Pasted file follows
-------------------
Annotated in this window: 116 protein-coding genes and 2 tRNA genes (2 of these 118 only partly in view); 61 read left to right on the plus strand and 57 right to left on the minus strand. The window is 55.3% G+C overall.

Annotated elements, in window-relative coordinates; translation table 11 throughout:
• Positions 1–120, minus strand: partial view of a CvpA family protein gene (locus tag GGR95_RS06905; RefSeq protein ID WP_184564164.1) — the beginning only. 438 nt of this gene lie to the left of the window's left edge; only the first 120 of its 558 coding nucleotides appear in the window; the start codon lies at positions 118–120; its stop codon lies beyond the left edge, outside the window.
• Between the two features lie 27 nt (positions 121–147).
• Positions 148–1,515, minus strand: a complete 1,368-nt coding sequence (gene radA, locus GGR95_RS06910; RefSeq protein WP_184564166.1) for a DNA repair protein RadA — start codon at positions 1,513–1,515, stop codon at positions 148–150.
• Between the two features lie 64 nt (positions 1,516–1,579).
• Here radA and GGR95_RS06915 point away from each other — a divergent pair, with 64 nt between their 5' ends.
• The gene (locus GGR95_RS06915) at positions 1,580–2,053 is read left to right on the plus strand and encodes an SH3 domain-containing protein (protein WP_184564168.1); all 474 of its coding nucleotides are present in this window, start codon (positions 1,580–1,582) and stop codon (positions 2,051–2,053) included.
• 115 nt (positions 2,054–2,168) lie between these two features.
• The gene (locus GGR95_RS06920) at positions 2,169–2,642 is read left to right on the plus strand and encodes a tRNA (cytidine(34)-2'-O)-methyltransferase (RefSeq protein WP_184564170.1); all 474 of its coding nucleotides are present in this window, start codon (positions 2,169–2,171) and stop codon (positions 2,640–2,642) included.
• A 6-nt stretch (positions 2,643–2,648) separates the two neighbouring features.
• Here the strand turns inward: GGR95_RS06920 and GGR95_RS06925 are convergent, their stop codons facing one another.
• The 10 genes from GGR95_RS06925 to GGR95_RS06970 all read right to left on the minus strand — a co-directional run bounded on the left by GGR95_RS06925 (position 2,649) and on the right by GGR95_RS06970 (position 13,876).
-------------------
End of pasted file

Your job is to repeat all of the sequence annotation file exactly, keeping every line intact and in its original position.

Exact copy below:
Annotated in this window: 116 protein-coding genes and 2 tRNA genes (2 of these 118 only partly in view); 61 read left to right on the plus strand and 57 right to left on the minus strand. The window is 55.3% G+C overall.

Annotated elements, in window-relative coordinates; translation table 11 throughout:
• Positions 1–120, minus strand: partial view of a CvpA family protein gene (locus tag GGR95_RS06905; RefSeq protein ID WP_184564164.1) — the beginning only. 438 nt of this gene lie to the left of the window's left edge; only the first 120 of its 558 coding nucleotides appear in the window; the start codon lies at positions 118–120; its stop codon lies beyond the left edge, outside the window.
• Between the two features lie 27 nt (positions 121–147).
• Positions 148–1,515, minus strand: a complete 1,368-nt coding sequence (gene radA, locus GGR95_RS06910; RefSeq protein WP_184564166.1) for a DNA repair protein RadA — start codon at positions 1,513–1,515, stop codon at positions 148–150.
• Between the two features lie 64 nt (positions 1,516–1,579).
• Here radA and GGR95_RS06915 point away from each other — a divergent pair, with 64 nt between their 5' ends.
• The gene (locus GGR95_RS06915) at positions 1,580–2,053 is read left to right on the plus strand and encodes an SH3 domain-containing protein (protein WP_184564168.1); all 474 of its coding nucleotides are present in this window, start codon (positions 1,580–1,582) and stop codon (positions 2,051–2,053) included.
• 115 nt (positions 2,054–2,168) lie between these two features.
• The gene (locus GGR95_RS06920) at positions 2,169–2,642 is read left to right on the plus strand and encodes a tRNA (cytidine(34)-2'-O)-methyltransferase (RefSeq protein WP_184564170.1); all 474 of its coding nucleotides are present in this window, start codon (positions 2,169–2,171) and stop codon (positions 2,640–2,642) included.
• A 6-nt stretch (positions 2,643–2,648) separates the two neighbouring features.
• Here the strand turns inward: GGR95_RS06920 and GGR95_RS06925 are convergent, their stop codons facing one another.
• The 10 genes from GGR95_RS06925 to GGR95_RS06970 all read right to left on the minus strand — a co-directional run bounded on the left by GGR95_RS06925 (position 2,649) and on the right by GGR95_RS06970 (position 13,876).